No 36 - 2013
The laboratory notification system for chlamydia (oculogenital infection caused by Chlamydia trachomatis) receives quarterly data on laboratory-confirmed chlamydia from clinical microbiology departments and from one clinical biochemical department.
2012 saw the detection of 26,385 chlamydia cases (26,617 in 2011). This corresponds to an annual incidence of 473 per 105 (479 per 105 in 2011 and 505 per 105 in 2010). A total of 339,704 analyses were performed, and the number of detected cases comprised 7.8% hereof, Table 1. This share rose in the 2003-2009 period from 6.9% to 8.6% and then dropped to 7.8% in 2011 and 2012.
A total of 79% of males and 87% of females were aged 15-29 years (80% and 88%, respectively, in 2011), Table 2. Compared with 2011, the sex- and age-specific incidences for both sexes decreased in the age groups 10-14 years, 15-19 years and 20-24 years, while they increased in the age groups 25-29 years, 30-34 years and 35-39 years, and particularly so among the 40-44-year-olds. The incidence remained unchanged for men overall, but decreased for women (from 589 to 577).
As in 2011, the highest incidence among men was found among 21-year-olds, Figure 1. Among women, the highest incidence was found in 20-year-olds, as opposed to 2011 when the highest incidence was observed among 19-year-olds. For both sexes, the incidences were lower in 2012 than in 2011 for all 1-year age groups from 15 to 22 years, and for about half of the 1-year age groups from 23 to 29 years.
As in the 2009-2011-period, males constituted 38% of the diagnosed cases. This proportion has previously followed a steady, increasing trend from 23% in 1994.
Based on the municipal code of the practice or hospital department where the specimen was obtained, each individual chlamydia case may be ascribed to a specific municipality, part of country or region, Table 3.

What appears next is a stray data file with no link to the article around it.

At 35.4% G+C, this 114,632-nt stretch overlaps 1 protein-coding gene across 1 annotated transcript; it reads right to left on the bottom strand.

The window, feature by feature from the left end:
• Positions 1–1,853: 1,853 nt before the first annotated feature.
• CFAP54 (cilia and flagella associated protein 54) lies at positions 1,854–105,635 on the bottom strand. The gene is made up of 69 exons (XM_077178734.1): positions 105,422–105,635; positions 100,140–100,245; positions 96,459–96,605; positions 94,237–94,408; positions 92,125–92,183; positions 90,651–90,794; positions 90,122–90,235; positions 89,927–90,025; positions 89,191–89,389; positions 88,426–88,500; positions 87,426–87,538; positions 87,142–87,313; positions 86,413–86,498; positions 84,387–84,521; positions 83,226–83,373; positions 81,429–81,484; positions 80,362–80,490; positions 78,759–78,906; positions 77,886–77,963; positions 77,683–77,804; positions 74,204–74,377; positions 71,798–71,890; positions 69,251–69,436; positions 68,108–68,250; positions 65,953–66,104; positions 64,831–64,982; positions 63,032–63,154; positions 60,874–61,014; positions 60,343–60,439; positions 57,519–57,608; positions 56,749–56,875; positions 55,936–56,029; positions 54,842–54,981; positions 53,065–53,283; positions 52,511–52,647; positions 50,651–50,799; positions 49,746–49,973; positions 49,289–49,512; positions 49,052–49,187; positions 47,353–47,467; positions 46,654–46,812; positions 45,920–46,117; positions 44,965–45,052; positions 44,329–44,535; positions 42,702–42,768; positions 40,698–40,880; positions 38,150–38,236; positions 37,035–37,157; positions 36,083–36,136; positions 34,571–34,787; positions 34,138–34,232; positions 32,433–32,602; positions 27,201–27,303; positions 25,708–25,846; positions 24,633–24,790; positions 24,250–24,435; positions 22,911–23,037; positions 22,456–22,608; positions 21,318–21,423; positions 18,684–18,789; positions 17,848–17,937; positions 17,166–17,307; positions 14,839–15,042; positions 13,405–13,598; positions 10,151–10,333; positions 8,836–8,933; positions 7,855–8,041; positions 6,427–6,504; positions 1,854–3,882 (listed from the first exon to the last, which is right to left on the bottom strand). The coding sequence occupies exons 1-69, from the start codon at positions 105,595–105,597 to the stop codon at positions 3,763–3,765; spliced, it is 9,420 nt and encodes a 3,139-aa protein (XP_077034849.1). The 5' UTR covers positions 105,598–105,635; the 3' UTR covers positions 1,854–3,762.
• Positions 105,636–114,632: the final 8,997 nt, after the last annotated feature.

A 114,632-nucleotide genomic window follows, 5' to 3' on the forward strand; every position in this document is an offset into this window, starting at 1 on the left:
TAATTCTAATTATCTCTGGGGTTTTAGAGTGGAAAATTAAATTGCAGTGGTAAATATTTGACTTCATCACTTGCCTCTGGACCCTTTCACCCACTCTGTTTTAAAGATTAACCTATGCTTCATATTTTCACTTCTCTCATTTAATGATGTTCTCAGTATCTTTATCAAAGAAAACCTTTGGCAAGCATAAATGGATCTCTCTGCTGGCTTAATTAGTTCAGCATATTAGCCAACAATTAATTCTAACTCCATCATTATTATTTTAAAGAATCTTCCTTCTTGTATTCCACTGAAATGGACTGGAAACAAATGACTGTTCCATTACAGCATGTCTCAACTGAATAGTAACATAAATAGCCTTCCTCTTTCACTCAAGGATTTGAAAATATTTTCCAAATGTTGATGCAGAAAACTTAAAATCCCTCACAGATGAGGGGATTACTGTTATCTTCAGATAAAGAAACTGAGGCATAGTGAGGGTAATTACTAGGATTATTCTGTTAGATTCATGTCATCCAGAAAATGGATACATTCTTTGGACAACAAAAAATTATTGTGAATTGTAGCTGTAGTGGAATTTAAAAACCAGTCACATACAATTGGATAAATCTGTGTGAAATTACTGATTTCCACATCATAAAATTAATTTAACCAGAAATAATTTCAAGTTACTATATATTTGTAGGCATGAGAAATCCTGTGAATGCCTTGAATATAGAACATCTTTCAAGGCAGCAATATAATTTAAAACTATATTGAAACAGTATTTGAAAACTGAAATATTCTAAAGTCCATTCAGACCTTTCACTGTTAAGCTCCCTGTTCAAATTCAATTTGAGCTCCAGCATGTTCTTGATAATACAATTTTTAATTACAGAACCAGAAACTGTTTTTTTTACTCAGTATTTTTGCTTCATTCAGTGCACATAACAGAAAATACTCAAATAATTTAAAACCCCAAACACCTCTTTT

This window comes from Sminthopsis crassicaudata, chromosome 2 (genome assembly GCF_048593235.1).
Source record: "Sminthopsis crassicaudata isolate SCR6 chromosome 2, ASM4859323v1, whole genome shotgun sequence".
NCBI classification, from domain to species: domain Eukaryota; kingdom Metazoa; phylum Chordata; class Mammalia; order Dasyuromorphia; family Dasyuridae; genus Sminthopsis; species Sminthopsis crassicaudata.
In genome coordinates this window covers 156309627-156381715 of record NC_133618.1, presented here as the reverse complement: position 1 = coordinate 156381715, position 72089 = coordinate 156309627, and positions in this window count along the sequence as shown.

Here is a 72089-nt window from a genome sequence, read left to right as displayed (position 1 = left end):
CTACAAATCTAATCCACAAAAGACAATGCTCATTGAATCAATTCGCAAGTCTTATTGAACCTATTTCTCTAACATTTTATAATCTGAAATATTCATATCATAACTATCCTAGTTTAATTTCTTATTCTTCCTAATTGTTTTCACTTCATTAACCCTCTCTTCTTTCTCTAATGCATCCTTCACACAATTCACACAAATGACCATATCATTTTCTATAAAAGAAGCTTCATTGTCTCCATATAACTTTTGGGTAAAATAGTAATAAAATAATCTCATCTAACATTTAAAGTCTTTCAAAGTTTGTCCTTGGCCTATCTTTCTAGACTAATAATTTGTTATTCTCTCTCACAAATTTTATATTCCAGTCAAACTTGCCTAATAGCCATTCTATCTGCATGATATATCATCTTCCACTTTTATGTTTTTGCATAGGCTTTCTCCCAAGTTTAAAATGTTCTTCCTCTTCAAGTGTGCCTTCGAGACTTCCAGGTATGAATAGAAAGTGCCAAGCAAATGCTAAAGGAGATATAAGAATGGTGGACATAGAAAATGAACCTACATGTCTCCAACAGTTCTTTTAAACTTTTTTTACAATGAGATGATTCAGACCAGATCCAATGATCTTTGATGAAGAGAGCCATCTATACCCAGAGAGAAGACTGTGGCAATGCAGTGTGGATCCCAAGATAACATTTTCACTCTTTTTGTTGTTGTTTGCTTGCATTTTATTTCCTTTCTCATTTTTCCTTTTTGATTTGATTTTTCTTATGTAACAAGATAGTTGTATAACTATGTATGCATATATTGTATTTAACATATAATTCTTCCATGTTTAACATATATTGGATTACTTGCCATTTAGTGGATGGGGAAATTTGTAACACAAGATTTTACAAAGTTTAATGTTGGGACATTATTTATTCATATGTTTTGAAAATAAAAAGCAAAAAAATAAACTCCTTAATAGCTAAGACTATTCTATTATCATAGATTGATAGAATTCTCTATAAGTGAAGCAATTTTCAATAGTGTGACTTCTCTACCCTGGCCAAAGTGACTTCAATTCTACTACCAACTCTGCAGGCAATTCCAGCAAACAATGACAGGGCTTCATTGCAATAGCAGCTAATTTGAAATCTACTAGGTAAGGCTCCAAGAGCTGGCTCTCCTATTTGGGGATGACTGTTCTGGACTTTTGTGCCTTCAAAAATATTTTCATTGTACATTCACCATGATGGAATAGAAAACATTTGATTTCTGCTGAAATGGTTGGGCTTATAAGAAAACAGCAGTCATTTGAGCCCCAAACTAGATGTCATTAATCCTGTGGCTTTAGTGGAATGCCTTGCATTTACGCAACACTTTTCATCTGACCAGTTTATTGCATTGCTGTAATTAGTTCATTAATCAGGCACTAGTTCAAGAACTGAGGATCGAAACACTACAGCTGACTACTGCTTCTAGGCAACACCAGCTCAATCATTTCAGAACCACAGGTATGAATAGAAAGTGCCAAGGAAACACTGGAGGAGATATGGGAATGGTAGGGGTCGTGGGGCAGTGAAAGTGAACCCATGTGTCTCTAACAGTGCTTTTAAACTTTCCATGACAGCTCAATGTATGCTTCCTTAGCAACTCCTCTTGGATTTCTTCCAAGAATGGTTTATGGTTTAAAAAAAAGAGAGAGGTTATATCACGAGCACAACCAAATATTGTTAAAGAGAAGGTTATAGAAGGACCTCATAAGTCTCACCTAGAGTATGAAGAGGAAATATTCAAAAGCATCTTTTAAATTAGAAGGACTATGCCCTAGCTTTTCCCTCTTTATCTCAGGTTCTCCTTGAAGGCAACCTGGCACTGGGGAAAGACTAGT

Compared with 2011, the general pattern was that of an increase in the incidence in the City of Copenhagen, on Funen and in West Jutland, and for males also in North Zealand and East Jutland. For both sexes, a decrease was observed in the majority of the remaining areas. The M/F ratio remained largely unchanged.
A total of 92% of the positive specimens were submitted by general practitioners and 7% by hospitals. All cases were detected using DNA amplification methods. Chlamydia was detected in urine samples in 8,834 cases, i.e. in 36% of all cases (33% in 2011). Samples from men constituted 87% of the positive urine samples (90% in 2011).
Urine was used as sample material in 82% of the chlamydia cases from men (79% in 2011). All laboratories reported positive findings in urine specimens. Rectal chlamydia was detected in 123 men (131 in 2011).
Chlamydia in children
Chlamydia was found in 179 children less than 15 years of age (183 in 2011 and 257 in 2010). Among these children, 62 (35%) were younger than one year of whom 58 had conjunctivitis, one had a positive throat swab, and in three cases the test site was not stated.
Among 19 children under the age of one year with conjunctivitis, for whom the age was stated in months, 13 were aged less than one month and two were three months old. Urogenital chlamydia was detected in ten 13-year-old and 90 14-year-old girls and in nine 14-year-old boys.
The incidence among 10-14-year-old girls was 62 per 105 in 2012 (68 in 2011, 99 in 2010 and 127 in 2009), while the corresponding figure for boys was 5 per 105 (9 in 2011, 14 in 2010 and 11 in 2009).
The number of detected cases decreased slightly in 2012 compared with 2011. The number of chlamydia analyses and the share of positives remained largely unchanged compared with 2011. Compared with previous years, the age distribution seems to be changing towards fewer cases and a lower incidence among the younger age groups, while a slight increase is observed among the older age groups.
As in 2009-2011, the proportion of men among the detected cases had levelled off at 38%, but there is no reason to believe that chlamydia is less prevalent among men than among women. Increased testing of men should therefore be continued. The number of men who had rectal chlamydia detected remained practically unchanged. When rectal chlamydia is found in a man, he should also be tested for syphilis, gonorrhoea, lymphogranuloma venereum (LGV) and HIV, EPI-NEWS 20/2008.
(S. Hoffmann, Microbiology and Infection Control)
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4 September 2013